I have been a
leader for as long as I can remember. I was president of many
organizations in high school including being the student government
president during my senior year (1956-57) and president of several
organizations at the state level. I have been honored to serve in many
leadership positions throughout my life. Sometimes I did not seek the
positions, but they seemed to seek me. In recent years I realized that
these opportunities to serve came my way because I was available.
Leaders must be available to serve.
Leader, Abraham, demonstrated his availability to serve. At seventy-five
years of age Abraham was a man with great possessions and a comfortable
lifestyle; yet when the Lord called him to leave his country and his
relatives, Abraham responded and the Lord promised not only to make his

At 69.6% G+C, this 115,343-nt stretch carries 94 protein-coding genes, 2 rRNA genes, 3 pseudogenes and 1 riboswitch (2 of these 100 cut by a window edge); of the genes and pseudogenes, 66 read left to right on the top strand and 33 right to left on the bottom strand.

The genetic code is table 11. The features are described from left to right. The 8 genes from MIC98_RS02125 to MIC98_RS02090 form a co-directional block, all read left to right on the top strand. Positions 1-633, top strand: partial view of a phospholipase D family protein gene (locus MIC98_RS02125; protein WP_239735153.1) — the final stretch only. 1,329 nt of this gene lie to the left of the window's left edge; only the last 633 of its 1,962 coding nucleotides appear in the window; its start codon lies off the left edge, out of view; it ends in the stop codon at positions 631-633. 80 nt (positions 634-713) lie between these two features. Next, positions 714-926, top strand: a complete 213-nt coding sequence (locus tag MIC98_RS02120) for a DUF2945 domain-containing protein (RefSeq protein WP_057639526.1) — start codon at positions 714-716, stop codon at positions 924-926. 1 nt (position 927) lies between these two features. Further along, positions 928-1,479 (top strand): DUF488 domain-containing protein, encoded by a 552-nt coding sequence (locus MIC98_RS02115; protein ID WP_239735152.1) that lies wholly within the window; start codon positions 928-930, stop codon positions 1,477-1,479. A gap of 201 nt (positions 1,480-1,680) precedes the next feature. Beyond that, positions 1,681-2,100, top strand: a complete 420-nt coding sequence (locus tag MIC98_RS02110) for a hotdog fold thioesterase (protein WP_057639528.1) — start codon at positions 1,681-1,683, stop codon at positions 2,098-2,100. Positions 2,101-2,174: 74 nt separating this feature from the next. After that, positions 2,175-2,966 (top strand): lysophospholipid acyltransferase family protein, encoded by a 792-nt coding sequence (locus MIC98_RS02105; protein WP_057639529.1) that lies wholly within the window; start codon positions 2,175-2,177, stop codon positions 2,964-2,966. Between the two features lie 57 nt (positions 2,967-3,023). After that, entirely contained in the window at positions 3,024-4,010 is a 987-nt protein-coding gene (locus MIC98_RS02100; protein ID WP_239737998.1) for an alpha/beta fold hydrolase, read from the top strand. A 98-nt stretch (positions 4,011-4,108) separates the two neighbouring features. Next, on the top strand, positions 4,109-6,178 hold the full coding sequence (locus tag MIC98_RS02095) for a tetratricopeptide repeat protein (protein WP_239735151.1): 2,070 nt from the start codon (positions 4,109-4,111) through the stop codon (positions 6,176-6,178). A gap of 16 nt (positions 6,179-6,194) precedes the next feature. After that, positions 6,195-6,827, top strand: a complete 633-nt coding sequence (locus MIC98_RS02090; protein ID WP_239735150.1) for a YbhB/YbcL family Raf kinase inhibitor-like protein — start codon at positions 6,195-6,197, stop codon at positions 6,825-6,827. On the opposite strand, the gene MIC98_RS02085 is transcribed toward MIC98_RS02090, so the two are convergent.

name and his descendants great, He promised to bless all nations of the
earth through Abraham (Genesis 12:1—3). History would have been much
different if Abraham had refused to go—if he had not been available.
Moses was another
leader who was available, even at the age of eighty. In September 2010 I
wrote the first of five successive columns on Moses as a leader.
Although initially reluctant to lead, Moses agreed and made himself
available to serve (Exodus 4:18). The next 40 years were a challenge to
this great leader as he led a murmuring, grumbling, complaining people
in their quest for the Promised Land.
Caleb was not only
available, but eager to lead. He lived during the entire forty-year trek
through the wilderness into the Promised Land. And he declared that
although he was eighty-five years old, he was as ready and able to go to
battle as when he was 45 years younger. (Joshua 14:10-12) What an
example to the rest of us when we attempt to find excuses not to serve.
I am now
seventy-three years old. These men—Abraham, Moses, and Caleb (all older
than I) are role models for all of us. Leaders simply must make
themselves available to serve. And we should be available as long as the
Lord gives us breath.